I’m wearing a white ribbon on my suit today, as part of the anti-domestic violence campaign. About this time last year, a CIS-funded visitor attacked the wearing of ribbons as what he called conspicuous compassion. Paul Comrie-Thomson argued that:
"for the vocal majority, quietly getting on with the job is no longer good enough. In todayâ€™s climate, it is beholden on everybody (and particularly those in public life) to show by outward and visible demonstrations of feeling that they care"
(A month later, amidst the outpouring of donations that followed the Tsunami, Gerard Henderson used his trademark perfect-hindsight technique to go for the jugular.)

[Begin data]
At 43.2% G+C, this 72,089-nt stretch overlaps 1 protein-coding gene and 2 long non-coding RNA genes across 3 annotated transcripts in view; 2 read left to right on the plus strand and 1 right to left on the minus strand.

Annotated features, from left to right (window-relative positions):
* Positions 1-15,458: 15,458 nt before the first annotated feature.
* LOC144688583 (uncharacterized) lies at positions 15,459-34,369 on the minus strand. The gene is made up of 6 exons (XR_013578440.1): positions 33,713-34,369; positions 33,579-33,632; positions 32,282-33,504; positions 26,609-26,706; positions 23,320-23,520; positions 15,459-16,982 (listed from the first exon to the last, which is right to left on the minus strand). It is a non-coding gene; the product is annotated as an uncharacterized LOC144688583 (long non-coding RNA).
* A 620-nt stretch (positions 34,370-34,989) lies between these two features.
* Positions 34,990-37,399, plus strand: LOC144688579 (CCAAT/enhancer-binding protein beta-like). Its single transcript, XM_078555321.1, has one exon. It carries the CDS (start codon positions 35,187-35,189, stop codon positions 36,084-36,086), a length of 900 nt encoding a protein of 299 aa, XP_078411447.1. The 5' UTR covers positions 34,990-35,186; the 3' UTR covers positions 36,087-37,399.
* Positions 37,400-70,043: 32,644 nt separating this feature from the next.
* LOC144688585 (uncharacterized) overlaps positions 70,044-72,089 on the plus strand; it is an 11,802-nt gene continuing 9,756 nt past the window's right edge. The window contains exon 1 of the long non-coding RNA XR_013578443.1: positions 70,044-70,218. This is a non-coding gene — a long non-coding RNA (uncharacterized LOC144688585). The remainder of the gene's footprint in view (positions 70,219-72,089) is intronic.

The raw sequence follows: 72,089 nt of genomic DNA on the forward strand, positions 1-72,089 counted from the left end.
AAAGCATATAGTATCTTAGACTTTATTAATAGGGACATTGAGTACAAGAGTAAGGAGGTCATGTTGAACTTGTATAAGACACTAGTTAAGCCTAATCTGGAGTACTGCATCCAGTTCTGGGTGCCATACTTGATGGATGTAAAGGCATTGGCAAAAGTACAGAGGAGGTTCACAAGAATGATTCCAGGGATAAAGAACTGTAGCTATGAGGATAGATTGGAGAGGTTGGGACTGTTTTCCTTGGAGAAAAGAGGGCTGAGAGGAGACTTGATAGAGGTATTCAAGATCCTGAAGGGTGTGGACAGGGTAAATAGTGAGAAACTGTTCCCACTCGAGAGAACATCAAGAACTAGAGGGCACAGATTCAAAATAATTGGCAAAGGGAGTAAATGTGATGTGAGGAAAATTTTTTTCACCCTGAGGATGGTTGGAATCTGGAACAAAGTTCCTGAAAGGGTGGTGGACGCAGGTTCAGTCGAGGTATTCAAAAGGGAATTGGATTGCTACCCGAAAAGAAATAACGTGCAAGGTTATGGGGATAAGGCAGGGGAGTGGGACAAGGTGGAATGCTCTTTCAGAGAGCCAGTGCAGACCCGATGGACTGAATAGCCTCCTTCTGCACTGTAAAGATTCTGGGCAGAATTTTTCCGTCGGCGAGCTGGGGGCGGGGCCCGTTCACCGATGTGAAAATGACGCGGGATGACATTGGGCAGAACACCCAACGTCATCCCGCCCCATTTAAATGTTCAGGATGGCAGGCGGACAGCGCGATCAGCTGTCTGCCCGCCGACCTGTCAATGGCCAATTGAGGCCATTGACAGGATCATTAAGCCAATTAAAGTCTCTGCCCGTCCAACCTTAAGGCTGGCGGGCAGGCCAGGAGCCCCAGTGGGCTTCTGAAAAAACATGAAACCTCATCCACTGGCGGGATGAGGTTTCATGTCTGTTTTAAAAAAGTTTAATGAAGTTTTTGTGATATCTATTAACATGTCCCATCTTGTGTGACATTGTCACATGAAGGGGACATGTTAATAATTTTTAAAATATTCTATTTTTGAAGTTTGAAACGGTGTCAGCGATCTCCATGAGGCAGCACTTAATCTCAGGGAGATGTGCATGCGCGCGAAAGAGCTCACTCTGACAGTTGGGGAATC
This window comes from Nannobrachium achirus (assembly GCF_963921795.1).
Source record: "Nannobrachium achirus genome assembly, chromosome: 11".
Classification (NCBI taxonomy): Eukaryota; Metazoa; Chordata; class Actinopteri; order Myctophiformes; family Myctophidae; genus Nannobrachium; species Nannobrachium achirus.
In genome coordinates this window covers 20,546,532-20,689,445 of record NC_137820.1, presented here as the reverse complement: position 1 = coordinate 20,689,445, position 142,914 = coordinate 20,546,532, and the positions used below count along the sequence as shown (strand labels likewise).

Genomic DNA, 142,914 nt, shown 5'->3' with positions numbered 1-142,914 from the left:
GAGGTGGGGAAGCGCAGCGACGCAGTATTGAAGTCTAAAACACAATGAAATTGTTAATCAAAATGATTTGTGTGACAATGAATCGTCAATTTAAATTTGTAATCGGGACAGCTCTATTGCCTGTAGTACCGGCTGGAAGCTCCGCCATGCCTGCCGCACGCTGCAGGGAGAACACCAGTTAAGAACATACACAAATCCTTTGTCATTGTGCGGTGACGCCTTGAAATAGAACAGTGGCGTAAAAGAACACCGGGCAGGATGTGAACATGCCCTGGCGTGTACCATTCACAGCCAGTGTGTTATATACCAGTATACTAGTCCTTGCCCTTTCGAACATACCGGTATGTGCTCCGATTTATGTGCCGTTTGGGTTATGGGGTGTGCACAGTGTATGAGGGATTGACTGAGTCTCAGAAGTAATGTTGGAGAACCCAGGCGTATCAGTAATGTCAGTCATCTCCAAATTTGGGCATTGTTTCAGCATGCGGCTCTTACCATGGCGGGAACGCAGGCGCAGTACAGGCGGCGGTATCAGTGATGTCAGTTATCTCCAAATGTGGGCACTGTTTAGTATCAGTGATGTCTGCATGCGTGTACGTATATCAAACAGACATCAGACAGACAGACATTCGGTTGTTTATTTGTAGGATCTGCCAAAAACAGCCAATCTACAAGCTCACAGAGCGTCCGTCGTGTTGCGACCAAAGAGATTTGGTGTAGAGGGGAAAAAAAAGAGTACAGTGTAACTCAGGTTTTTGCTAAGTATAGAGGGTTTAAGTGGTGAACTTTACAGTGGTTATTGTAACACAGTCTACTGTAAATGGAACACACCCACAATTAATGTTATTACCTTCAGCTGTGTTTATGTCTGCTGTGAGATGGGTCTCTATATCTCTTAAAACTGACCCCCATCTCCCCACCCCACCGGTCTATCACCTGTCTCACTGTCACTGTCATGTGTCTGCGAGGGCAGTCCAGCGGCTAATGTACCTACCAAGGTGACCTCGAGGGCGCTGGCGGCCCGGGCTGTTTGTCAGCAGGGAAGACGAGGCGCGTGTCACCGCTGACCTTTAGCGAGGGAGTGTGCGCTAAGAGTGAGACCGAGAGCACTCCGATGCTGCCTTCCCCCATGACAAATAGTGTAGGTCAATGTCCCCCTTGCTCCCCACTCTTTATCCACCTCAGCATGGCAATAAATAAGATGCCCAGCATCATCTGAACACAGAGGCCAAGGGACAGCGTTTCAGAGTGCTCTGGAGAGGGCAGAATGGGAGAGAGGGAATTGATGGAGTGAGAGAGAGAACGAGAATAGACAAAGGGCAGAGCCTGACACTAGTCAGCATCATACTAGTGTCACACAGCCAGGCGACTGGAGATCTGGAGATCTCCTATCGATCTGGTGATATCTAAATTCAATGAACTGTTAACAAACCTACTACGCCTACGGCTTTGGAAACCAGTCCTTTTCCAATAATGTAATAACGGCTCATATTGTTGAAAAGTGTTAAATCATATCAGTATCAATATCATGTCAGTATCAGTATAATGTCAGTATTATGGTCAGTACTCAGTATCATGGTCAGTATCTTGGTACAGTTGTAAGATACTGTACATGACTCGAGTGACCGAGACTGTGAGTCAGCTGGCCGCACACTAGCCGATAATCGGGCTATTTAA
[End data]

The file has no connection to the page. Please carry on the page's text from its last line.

I don’t expect my white ribbon to make a huge difference today. I’d guess that domestic violence perpetrators are underrepresented in my building. We don’t know a whole lot about the demographics of men who hit their partners, but given that men who mistreat women are themselves often dissatisfied with their lives, it’s probably the case that those in better-paid, more flexible jobs are less likely to go home and take out their frustrations on their family. Indeed, even if the rates of offending are the same, it’s certainly the case that people around universities know the right answer to the question "it’s OK for a boy to make a girl have sex with him if she has flirted with him or led him on" (1 in 6 young Australians apparently think the answer is yes).
Still, a white ribbon is an easy symbol to be proud of, and for the small chance that my wearing it today might spark an interesting conversation, I’ll have it on my lapel.